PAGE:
Jayaram Jayalalithaa, who enjoyed almost God-like status among her followers, died after two months of illness. Crowds had gathered in the thousands since her condition worsened.
Jayaram Jayalalithaa, one of India's most powerful and revered politicians, died on Monday night after a "massive" cardiac arrest, doctors said.
The South Indian actress who ascended politics to become Chief Minister of Tamil Nadu state, died in Apollo Hospital in Chennai after a prolonged illness.
"It is with indescribable grief, we announce the sad demise of our esteemed honorable chief minister of Tamil Nadu ... at 11:30pm today," the hospital said in a statement.
The 68-year-old, who was known by her fiercley-loyal followers as "Amma" or "Mother", was admitted to hospital in September suffering from a fever, dehydration and a respiratory infection.
Hundreds of devotees kept a vigil at the hospital, crying, fasting and praying for her recovery. Numbers swelled into the thousands after her condition worsened on Sunday and she was put on a life-support system.
Prime Minister Narendra Modi offered his condolences.
"I will always cherish the innumerable occasions when I had the opportunity to interact with Jayalalithaa ji [an honorific bestowing respect]. May her soul rest in peace," Modi said on Twitter.
Her political party on Twitter said: "our beloved leader, the iron lady of India... Amma, is no more."
Her body will be taken to a public hall in the city for people to pay their last respects, the All India Anna Dravida Munnetra Kazhagam party announced.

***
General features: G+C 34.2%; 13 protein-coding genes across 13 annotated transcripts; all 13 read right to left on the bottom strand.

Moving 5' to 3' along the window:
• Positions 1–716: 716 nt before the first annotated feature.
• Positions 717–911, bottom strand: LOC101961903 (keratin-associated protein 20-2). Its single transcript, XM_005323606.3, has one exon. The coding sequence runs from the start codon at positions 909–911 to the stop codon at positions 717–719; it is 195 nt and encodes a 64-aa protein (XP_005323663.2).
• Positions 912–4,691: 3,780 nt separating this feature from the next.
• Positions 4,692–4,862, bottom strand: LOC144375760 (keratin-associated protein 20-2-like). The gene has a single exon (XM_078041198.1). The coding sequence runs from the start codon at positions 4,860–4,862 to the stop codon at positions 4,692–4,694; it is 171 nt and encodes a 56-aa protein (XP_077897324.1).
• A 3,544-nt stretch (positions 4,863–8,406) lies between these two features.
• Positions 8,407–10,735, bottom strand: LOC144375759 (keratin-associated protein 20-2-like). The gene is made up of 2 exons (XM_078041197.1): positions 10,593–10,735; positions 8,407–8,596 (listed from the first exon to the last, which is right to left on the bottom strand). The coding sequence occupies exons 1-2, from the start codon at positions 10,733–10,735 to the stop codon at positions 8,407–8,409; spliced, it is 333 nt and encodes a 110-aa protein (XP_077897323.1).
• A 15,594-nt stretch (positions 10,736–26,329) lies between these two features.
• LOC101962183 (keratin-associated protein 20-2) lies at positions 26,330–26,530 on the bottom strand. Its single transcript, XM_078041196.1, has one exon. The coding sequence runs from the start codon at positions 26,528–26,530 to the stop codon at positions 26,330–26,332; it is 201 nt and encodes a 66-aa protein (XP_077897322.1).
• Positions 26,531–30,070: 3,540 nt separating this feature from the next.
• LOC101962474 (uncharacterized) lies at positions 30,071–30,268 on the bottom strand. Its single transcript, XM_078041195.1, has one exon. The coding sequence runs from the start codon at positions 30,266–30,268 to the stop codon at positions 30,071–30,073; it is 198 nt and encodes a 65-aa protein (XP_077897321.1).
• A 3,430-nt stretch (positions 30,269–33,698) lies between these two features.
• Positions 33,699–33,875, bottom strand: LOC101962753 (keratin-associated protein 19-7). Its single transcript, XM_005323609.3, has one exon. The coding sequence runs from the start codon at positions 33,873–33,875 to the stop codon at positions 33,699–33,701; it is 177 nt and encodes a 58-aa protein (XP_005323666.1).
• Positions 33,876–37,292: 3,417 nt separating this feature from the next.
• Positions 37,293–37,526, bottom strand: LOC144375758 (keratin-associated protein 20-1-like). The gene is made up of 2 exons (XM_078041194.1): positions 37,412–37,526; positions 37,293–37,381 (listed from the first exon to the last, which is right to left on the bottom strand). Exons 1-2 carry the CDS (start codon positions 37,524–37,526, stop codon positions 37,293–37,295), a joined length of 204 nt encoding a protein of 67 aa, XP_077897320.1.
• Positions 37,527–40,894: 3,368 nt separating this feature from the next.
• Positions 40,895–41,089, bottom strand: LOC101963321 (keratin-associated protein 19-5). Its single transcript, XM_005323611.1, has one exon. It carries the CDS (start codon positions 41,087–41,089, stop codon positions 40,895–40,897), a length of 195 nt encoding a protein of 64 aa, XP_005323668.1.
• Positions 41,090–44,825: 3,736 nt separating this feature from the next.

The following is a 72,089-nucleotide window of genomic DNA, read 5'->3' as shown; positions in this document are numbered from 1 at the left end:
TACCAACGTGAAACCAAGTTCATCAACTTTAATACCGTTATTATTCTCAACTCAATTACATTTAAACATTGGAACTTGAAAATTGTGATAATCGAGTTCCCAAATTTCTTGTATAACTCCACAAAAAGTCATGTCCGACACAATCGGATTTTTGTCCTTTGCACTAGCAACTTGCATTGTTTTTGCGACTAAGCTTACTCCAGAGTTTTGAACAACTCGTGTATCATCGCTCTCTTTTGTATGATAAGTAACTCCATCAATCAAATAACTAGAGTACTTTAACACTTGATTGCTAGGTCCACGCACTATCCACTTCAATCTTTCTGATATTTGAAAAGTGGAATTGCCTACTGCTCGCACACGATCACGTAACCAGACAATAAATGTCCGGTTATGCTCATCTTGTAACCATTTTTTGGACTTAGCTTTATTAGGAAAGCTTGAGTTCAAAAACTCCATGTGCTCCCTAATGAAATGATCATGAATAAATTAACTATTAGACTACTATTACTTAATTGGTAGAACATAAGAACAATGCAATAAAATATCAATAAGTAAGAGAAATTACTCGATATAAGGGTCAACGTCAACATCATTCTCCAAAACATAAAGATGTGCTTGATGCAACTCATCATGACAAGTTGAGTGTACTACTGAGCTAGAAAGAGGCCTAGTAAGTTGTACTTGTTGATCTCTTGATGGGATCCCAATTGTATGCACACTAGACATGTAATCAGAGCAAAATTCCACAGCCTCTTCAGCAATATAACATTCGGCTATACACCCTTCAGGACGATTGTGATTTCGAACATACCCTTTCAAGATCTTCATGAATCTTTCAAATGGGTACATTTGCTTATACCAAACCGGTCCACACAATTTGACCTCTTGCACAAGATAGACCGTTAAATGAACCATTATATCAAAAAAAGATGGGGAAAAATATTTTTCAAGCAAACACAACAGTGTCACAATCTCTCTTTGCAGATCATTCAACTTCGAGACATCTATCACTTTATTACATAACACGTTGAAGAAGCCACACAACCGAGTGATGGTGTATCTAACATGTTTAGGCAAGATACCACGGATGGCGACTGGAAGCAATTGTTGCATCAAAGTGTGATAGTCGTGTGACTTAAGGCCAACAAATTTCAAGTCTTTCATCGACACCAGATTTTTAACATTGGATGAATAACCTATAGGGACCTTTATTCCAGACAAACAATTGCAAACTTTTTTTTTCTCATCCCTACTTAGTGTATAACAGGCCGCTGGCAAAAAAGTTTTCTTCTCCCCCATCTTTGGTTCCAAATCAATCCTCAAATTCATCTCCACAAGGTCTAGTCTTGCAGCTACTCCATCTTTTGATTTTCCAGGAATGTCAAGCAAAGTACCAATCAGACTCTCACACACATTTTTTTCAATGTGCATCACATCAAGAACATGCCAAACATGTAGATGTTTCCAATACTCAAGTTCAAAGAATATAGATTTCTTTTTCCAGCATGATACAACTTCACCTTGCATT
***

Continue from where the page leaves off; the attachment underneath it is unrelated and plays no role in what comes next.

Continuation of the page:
Chennai news channels showed images of men and women crying after the hospital confirmed her death.
A polarizing figure
Jayalalithaa began her prolific film career at the age of 13, quickly gaining popularity and working on nearly 150 productions.
She entered politics in the early 1980s, declaring herself the successor of fellow popular actor-turned-politician Marudur Gopalan Ramachandran and becoming one of the country's most polarizing politicians.
She won adoration from voters in Tamil Nadu state for combating poverty with a series of highly populist schemes, such as "Amma canteens" that provided lunch for just three rupees (four euro cents), and with gifts such as laptop computers and livestock.
Such gifts are common in Indian politics but detractors accused her of wasteful pandering and unfair bribery.
For nearly 14 years she served in the highest elected position in Tamil Nadu, a state of 71 million people.
Police raided her home as part of a corruption investigation in 1997, finding more than 10,000 saris and 750 pairs of shoes. She was jailed in 2014, sparking mass protests, hunger strikes and cases of self harm among her supporters.
Her conviction was later overturned on appeal.
Lifelong loyalist and trusted cabinet aide, O Panneerselvam, was sworn-in as the chief minister of the state early Monday morning.
aw/bw (AP, AFP, dpa)